ESPN’s Jorge Arangure links a Spanish language report in which Jose Offerman says that the umpire he struck had spoken badly about his mother. I took a bunch of Spanish about 20 years ago and forgot most of it, but I kind of got the gist from the article. But to be totally professional about it, I put Offerman’s quotes through Google Translate:
mentioned my mother in the classic tone of someone trying to offend a
man, and that’s where my reaction came to throw a punch.”
OK, I think the nature of translation software makes Offerman sound a bit more formal than he likely is, so I’ll paraphrase the rest: Offerman says that there were multiple problems with the umps during the series, and that it all came to a head after his catcher, Ronny Paulino, was ejected after some argument with the home plate ump about a replacement ball following a wild pitch. Later, when Offerman comes out to argue with Daniel Rayburn — not the one who ejected Paulino, but the crew chief — Rayburn gave Offerman some derivation of “yo momma” and Offerman let fly. He says, however, that he never hit him, and that Rayburn’s hitting the ground was a big show.
Maybe. The video certainly reveals the contact, if indeed there was some, to be minor at best, and it sure looks like Rayburn took a dive Still, when you’re Jose Offerman and you have a history destroying a freakin’ player’s life via an assault with a baseball bat, you’re not going to get the close calls.
Chris Sale was recently suspended five games by the White Sox over a heated confrontation with front office staff over an issue concerning throwback uniforms the team was to wear against the Tigers. Sale was scratched from his scheduled start, forcing Matt Albers to make a spot start.
Ken Rosenthal reports that the White Sox players also collectively protested over another issue. The club was in Seattle for a three-game series at Safeco Field from July 18-20 last week. The Mariners have a new clubhouse policy that, as Rosenthal describes, redirects 60 percent of the dues into an account managed by the team. White Sox players did not agree with the policy because “Mariners management unilaterally entered a financial relationship that historically has existed between only players and ‘clubbies,'” Rosenthal explains.
Clubhouse attendants handle a lot of the players’ needs, typically doing a litany of chores throughout the day. They don’t get paid handsomely for their labor, so players often tip the clubhouse attendants for their hard work. The White Sox were protesting that the money was being redirected from the hardworking clubbies to the front office.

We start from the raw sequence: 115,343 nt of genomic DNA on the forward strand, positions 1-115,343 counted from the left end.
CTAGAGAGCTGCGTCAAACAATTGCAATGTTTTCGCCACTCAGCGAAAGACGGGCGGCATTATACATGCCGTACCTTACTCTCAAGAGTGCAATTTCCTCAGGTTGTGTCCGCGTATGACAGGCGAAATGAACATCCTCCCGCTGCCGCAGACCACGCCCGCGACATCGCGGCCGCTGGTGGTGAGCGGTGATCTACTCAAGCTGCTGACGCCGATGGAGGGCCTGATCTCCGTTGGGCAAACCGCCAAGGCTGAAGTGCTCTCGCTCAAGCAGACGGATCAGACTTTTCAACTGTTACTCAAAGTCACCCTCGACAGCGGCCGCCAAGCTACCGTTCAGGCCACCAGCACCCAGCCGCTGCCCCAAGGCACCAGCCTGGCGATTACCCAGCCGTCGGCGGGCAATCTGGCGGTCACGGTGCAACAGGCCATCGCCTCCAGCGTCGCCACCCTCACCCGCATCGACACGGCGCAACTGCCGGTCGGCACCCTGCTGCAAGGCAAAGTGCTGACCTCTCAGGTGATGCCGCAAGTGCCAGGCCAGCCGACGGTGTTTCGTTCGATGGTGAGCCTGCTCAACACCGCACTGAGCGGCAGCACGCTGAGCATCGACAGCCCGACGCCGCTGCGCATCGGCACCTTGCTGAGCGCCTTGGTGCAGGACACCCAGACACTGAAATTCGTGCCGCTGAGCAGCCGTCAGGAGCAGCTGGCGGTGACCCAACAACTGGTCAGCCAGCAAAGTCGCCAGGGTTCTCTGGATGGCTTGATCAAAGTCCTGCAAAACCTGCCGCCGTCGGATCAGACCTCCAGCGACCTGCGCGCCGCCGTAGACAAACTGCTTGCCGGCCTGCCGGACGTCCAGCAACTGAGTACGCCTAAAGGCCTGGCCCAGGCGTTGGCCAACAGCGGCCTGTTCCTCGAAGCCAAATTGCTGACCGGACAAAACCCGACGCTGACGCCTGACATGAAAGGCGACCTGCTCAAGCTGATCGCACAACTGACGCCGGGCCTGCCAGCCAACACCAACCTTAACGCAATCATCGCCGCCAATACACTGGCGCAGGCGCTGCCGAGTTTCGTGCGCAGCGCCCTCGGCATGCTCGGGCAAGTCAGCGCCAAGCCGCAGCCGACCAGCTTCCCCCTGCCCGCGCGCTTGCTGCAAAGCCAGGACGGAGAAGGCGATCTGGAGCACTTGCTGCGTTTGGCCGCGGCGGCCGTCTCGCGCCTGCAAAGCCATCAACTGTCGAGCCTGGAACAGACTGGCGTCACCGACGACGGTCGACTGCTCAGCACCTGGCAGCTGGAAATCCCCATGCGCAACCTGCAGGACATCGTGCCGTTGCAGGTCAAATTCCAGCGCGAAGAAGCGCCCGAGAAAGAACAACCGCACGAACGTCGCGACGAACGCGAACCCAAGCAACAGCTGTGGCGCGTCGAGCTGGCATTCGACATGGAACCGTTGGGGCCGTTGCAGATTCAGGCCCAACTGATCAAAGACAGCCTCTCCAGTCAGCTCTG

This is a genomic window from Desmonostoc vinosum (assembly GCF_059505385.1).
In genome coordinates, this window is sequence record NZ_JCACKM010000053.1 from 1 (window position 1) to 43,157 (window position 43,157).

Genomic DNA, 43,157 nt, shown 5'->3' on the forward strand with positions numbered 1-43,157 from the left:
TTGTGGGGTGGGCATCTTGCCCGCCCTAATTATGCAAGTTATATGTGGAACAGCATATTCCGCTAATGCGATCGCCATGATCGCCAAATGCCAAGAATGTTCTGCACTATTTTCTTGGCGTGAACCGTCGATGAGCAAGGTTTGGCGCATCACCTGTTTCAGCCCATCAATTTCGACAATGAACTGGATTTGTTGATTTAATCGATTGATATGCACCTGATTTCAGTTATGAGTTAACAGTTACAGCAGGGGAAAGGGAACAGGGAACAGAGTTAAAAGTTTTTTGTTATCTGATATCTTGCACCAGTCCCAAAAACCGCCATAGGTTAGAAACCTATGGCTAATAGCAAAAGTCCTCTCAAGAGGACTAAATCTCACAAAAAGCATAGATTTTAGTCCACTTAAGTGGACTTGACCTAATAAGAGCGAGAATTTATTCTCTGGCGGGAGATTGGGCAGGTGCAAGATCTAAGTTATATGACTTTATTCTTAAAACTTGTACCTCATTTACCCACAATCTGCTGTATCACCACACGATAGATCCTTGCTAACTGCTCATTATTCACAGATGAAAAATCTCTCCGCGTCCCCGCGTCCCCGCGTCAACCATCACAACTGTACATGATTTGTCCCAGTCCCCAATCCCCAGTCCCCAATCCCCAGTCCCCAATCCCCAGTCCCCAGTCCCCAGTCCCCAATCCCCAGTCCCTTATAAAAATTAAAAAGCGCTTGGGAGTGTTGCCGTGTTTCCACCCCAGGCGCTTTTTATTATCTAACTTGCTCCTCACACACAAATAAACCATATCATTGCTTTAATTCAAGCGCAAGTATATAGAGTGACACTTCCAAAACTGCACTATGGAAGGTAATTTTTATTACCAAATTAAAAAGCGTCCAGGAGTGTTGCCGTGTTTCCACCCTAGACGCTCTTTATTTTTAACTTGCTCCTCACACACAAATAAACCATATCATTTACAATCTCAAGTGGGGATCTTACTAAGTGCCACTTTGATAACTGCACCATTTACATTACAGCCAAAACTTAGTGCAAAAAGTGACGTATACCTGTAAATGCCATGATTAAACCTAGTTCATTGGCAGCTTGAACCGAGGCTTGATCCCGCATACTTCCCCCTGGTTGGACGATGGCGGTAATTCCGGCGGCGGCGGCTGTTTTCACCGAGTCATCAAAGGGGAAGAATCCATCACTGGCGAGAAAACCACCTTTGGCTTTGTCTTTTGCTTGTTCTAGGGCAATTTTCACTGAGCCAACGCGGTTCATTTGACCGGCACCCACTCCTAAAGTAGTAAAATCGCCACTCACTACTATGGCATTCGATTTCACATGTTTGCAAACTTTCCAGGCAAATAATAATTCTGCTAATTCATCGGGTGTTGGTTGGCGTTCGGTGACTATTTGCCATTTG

Mariners GM Jerry DiPoto confirmed that the White Sox were the first team to refuse payment to the visiting clubhouse manager Jeff Bopp. DiPoto also noted that other teams have reacted with “curiosity” and that the Giants backtracked after adjusting its clubhouse procedures last year following complaints from visiting players.
This is the third controversy in which the White Sox have been involved. Before the start of the regular season, some members of the club were upset that Adam LaRoche — now retired — often brought his son Drake into the clubhouse. Then there’s the Sale incident, and now this. Needless to say, it’s been an interesting year for the White Sox.
Evan Grant of the Dallas Morning News reports that the entire Rangers “inner circle of front office personnel” was on hand to watch Edinson Volquez start for the Royals against the Rangers on Sunday. Volquez went six innings, giving up a lone run on seven hits and three walks with three strikeouts.
Volquez, 33, is earning $9.5 million this season and can become a free agent after the season if his team chooses to buy him out for $3 million instead of picking up their end of his $10 million mutual option for 2017. GM Jon Daniels said he was hoping the club would be able to avoid considering rentals, but as the club has dealt with injuries, the strength of the starting rotation has become a concern. Colby Lewis and Derek Holland are both on the disabled list. Yu Darvish has made only five starts since making his season debut in late May. Meanwhile, Kyle Lohse — who has given up 13 runs in two starts — has occupied the back of the rotation. A reliable starter would go along way towards helping the 57-42 Rangers fight to keep first place in the AL West.
Jon Morosi of FOX Sports also reports that the Rangers have shown interest in young Phillies right-hander Vince Velasquez, but they would pay a much higher price for him than for Volquez. Velasquez has a 3.34 ERA with a 103/34 K/BB ratio in 91 2/3 innings for the Phillies this season.